Talking with Your Child About ADHD

Your child has received an ADHD diagnosis and is responding well to treatment. But now they are asking the difficult question: Why me?

Parents often need support navigating their child’s ADHD diagnosis and, just as importantly, how to explain that diagnosis to their child. It’s normal to feel concern or hesitation when it comes to answering your child’s questions. By addressing them early, you and your family can quickly get on the path of success and understanding. 

What to expect

While you can’t predict everything your child will ask, there are a couple of questions you can prepare for. If you can, find a time when you and your child can talk uninterrupted and without distractions. The most important part of talking with your child is to stick with the science, stay positive and be honest – even if your answer is “I don’t know.” Some typical questions you can expect include: 

  • Why do I have ADHD?
    • There are a lot of different ideas that scientists are looking into but, the truth is, there aren’t a lot of answers. Most scientists believe that genetics, or the things that make you who you are, are the main reason why.
  • Why do I get treated differently in school?
    • Your brain works a little differently than your classmates. It’s a bit faster and sometimes it’s tough to slow it down. This just means that your teacher has special tricks to help you focus. This is totally normal for people with ADHD, and we’ll keep helping you find ways to continue being a great student. 
  • Do other kids think like me?
    • Absolutely! Lots of brilliant and creative people have ADHD, not just kids. A lot of kids get diagnosed at different ages and so do grown-ups. You are not alone. If your child has a favorite athlete, celebrity, or even a community leader, do some research into their backgrounds and if they have previously struggled with ADHD. Do not tell your child about other kids in their class with ADHD unless you’ve had a conversation with the parents/guardian. 
  • Why do I get frustrated/can’t sit still/struggle in school? 
    • It’s totally normal to feel this way. Part of having ADHD is having a lot of new or exciting ideas, sometimes all at once. This can maybe feel like you’re full of energy but not sure what to do with it sometimes. But this is also why we’re working together to help make things better at home and at school. 
  • Will I be like this forever?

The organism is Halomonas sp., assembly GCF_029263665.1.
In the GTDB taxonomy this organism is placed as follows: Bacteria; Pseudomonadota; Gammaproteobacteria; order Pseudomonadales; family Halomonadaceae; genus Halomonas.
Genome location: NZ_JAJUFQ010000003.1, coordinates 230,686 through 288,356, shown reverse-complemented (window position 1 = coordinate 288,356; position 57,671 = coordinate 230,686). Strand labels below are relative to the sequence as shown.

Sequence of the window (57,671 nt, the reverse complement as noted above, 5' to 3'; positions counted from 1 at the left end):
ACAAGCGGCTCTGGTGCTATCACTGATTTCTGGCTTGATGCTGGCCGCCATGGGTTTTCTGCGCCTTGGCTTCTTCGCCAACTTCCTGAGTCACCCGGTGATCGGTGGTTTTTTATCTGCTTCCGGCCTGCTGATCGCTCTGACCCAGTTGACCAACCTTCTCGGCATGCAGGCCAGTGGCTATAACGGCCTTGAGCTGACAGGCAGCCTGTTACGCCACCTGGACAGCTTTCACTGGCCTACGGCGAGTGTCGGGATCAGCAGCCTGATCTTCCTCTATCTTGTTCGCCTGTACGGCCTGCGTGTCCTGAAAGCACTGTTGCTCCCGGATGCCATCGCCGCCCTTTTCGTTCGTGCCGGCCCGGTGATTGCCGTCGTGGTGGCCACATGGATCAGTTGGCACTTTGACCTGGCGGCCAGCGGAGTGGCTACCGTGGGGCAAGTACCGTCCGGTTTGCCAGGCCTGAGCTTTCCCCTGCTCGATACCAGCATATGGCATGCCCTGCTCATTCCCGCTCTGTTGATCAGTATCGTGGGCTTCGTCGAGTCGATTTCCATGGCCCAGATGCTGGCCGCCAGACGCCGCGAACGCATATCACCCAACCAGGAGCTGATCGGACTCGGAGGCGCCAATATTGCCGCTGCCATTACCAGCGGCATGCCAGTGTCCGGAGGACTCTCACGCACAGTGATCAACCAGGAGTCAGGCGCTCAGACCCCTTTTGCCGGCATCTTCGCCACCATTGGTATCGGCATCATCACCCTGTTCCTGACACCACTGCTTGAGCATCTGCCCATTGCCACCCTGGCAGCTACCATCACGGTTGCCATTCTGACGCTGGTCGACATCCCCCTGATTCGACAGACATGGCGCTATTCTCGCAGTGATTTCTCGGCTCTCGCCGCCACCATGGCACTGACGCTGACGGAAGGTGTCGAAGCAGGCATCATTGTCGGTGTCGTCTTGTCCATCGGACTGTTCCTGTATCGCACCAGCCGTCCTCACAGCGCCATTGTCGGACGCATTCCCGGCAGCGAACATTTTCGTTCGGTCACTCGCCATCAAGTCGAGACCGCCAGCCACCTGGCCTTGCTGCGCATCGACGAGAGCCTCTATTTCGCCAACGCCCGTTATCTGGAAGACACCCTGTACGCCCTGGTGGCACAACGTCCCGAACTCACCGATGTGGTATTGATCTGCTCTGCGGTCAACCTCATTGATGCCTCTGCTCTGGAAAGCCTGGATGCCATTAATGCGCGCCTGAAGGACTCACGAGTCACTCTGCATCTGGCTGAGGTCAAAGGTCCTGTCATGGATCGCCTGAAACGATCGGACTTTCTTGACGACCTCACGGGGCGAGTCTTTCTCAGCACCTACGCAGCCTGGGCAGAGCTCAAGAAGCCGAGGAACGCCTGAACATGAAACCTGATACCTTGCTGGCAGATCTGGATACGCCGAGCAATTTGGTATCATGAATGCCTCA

• I don’t know. Sometimes ADHD can last into adulthood, but we won’t know for sure. What I do know is that I love you and will keep working with you to understand what’s happening and how we can help. 

“Talking about why anything happens can be difficult, but especially when it’s your child asking why they are different,” says Zachariah Booker, CEO and co-founder of ADHD Online. “As someone with ADHD, I’ve learned to embrace that what makes me different is what makes me able to think in ways others don’t and achieve unique successes. In that sense, I tell people that ADHD is my superpower.” 

Other tips

Just like when you spoke with your child’s teacher, these questions and conversations can feel scary at first. But remember, your child is just trying to understand themselves and their diagnosis. Here are a few more tips to remember when talking with your child: 

  • Use people-first language, meaning don’t say “You are an ADHD kid.” Rather, let them know that ADHD is something they have but it is not their defining characteristic. They are many other things: kind, curious, outgoing, artistic, creative, etc. 
  • Avoid using the words “disorder” or “issue” or saying that their brain isn’t “normal.” This can sound scary for a child. Instead, let them know that their brain works a bit differently, just like how some people’s eyes work differently. 
  • If your child takes medication, avoid telling them that they need the medicine to learn or behave. This sends the wrong message about medication and its role. Rather, explain how the medication is just one tool in the treatment plan that helps filter out distractions. Remind your child of other tools they use to manage their symptoms. 
  • Stay up to date on current ADHD information and adjust your responses to your child’s age, their current experience, and their learning style. 

Keep the conversation going

Parents should maintain open communication with their child; one conversation about their ADHD diagnosis is just the beginning. Continue to talk through how your child’s ADHD affects school, teachers, friends, other family members, and themselves. As your child learns to live alongside their ADHD symptoms, they will discover their own superpowers. 

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